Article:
Except it’s not.  Standard stuff.  I think it could possibly almost be categorized as a sci-fi comedy, if we have to categorize.  The reason Groundhog Day exist on this list is because of what I find to be its existential nature.  It relates to things I think about.  What is a day?  What makes up a day?  How can we change, or how can we change the things we may or may not like about ourselves?  How long, or when, or if we become self-aware at all – not the self-awareness of being human (I think, therefore I am) but the kind of self-awareness that maybe you are not happy with who you are, or how people perceive you, and maybe that you want to change who you are at all.  Murray slowly realizes how much of an ass he is, and that he is not happy with how people perceive him.  He does it for McDowell, tries to change and become a better person.

But how long does such a change take, once you may be aware that a change is necessary at all?  Does it take a day?  Probably not.  Does it take all of the days?  And who does it matter to?  Is the change real if no one notices?  Do you get frustrated when people don’t notice the change, or it takes them too long to notice?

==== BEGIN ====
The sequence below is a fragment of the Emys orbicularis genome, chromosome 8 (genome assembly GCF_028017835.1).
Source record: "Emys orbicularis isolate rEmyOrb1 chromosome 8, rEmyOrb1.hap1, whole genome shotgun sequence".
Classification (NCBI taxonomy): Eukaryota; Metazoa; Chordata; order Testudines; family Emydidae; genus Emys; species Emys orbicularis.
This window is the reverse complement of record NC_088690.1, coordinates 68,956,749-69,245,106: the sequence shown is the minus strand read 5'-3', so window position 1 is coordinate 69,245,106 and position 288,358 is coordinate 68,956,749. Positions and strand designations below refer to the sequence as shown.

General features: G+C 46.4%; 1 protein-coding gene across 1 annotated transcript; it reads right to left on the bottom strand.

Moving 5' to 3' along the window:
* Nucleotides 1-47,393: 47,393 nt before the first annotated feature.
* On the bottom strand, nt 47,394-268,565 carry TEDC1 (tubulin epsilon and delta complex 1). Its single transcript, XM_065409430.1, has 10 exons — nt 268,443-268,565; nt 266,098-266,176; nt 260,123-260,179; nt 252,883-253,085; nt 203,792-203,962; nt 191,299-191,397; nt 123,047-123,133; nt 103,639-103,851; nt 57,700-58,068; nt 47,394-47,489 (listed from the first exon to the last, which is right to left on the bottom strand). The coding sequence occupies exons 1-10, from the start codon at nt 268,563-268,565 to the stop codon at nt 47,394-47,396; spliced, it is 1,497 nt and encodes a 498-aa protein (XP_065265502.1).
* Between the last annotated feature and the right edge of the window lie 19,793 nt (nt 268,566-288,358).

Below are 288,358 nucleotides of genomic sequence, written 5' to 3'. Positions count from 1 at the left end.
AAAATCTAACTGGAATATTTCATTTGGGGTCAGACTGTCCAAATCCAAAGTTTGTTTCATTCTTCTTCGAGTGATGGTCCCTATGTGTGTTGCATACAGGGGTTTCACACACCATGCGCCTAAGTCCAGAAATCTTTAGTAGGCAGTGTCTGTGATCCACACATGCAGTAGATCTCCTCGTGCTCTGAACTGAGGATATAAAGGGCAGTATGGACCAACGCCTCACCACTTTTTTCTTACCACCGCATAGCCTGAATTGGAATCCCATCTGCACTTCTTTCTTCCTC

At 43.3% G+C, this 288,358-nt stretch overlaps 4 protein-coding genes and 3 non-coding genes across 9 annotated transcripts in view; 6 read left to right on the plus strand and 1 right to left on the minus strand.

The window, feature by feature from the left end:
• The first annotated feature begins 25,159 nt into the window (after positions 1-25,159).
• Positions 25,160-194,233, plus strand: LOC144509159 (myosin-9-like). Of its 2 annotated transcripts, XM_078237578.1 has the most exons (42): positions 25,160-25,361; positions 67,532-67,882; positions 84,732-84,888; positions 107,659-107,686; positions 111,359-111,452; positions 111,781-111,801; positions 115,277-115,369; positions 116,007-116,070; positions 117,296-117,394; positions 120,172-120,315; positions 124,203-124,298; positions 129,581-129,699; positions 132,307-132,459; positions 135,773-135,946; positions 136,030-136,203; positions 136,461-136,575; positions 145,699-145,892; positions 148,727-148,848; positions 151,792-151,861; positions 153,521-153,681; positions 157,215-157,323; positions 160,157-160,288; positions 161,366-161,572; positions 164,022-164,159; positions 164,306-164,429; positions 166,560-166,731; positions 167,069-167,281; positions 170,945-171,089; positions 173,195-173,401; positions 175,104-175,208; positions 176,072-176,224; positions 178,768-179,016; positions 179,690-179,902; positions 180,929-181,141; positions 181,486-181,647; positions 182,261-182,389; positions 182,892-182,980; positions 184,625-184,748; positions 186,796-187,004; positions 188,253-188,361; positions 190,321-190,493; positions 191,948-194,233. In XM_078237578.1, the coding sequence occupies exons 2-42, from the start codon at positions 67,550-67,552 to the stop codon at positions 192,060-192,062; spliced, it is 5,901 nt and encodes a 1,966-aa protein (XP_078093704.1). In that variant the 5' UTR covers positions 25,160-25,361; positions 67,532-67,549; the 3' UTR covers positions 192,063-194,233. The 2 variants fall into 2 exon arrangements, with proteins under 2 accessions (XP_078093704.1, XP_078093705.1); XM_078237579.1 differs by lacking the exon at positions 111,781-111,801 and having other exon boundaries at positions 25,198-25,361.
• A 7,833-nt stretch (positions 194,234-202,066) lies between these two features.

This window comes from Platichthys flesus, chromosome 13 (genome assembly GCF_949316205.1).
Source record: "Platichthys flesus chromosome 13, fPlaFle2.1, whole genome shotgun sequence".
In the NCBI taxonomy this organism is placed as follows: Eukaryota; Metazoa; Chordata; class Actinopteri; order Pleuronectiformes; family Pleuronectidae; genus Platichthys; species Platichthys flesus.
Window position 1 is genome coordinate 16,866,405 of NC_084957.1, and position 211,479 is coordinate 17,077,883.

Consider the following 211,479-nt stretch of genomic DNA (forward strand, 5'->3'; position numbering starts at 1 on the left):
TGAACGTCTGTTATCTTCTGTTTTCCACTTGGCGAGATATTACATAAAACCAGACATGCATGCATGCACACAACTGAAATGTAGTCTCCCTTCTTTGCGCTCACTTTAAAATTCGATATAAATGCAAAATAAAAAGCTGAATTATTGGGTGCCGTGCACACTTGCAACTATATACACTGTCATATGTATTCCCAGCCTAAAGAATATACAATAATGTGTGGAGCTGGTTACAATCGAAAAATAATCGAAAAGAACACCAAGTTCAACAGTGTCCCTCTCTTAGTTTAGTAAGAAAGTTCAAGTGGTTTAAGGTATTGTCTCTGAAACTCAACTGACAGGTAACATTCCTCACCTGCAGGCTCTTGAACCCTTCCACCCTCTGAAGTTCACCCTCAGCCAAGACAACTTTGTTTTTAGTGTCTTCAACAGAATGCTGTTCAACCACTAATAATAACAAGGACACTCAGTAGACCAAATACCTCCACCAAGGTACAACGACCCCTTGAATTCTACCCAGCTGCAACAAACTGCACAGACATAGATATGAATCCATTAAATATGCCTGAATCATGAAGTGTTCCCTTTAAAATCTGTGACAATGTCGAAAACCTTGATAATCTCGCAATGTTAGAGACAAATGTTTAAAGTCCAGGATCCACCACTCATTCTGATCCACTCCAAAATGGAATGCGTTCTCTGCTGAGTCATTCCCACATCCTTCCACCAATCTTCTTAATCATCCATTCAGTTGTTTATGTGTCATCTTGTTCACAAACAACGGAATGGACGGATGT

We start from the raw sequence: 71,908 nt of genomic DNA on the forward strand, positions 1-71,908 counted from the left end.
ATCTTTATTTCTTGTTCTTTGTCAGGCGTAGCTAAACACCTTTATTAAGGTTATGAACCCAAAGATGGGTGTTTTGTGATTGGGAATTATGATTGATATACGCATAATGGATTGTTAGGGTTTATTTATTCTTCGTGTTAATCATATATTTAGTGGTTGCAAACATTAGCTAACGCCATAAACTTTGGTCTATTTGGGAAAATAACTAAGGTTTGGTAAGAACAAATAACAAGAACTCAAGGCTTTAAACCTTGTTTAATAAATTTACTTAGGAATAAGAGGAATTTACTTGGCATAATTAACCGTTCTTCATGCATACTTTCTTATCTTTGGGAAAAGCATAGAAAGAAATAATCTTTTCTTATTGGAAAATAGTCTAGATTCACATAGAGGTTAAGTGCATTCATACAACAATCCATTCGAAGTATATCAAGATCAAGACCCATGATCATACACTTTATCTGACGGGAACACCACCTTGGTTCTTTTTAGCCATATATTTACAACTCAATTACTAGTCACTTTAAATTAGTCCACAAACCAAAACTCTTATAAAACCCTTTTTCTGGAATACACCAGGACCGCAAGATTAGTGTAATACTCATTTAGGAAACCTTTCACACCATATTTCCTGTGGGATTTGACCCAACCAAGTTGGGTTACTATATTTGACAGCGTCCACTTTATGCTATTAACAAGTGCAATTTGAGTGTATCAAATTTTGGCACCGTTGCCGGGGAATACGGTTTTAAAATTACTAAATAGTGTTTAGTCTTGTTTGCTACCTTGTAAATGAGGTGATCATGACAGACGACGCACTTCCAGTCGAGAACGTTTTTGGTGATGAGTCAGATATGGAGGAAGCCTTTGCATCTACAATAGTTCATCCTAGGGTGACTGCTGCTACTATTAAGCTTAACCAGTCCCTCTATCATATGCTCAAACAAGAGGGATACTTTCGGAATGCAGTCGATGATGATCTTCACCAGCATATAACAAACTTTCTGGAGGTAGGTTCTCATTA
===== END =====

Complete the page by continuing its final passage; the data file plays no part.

The movie takes some dark turns as Murray’s character explores some of these questions.  There’s a good long stretch, kind of a montage of events where he has had enough of being stuck in the same day and he tries to commit suicide.  It’s played for laughs (Ha!  Suicide!  Hilarious!).  And every day he “kills” himself, by different methods, because he’s had enough of being stuck in the same day, he wakes up again, in the same bed, with the same song playing on the clock radio.  He cannot even get relief from suicide – it’s Groundhog Day yet again.